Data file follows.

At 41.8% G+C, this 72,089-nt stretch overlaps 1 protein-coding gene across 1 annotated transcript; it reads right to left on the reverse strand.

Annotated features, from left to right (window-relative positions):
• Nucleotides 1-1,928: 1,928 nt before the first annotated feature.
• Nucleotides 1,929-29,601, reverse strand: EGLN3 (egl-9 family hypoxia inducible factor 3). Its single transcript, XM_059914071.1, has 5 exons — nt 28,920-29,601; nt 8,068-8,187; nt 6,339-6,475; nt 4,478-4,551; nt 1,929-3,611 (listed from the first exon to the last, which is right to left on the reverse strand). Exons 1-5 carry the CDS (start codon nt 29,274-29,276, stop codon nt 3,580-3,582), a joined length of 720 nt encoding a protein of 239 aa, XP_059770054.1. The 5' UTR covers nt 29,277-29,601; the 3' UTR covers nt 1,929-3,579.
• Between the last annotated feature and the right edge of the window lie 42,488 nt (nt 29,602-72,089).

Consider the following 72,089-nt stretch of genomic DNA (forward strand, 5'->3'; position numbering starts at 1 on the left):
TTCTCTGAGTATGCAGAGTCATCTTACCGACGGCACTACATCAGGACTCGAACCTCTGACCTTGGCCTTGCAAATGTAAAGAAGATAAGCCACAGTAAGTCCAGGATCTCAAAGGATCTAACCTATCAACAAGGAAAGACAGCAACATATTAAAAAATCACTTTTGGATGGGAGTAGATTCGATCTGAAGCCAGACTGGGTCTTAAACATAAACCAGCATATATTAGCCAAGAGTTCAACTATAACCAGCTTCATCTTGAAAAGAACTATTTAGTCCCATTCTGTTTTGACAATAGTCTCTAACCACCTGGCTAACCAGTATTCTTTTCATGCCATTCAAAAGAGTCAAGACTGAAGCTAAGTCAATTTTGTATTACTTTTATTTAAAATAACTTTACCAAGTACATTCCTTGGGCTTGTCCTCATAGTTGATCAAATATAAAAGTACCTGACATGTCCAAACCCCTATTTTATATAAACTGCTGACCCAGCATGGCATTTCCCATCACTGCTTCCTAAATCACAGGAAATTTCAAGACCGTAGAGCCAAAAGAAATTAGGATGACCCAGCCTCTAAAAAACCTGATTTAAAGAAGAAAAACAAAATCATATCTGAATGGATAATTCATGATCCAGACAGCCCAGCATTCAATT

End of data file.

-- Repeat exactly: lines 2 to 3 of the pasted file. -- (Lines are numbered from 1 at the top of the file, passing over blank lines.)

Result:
Annotated features, from left to right (window-relative positions):
• Nucleotides 1-1,928: 1,928 nt before the first annotated feature.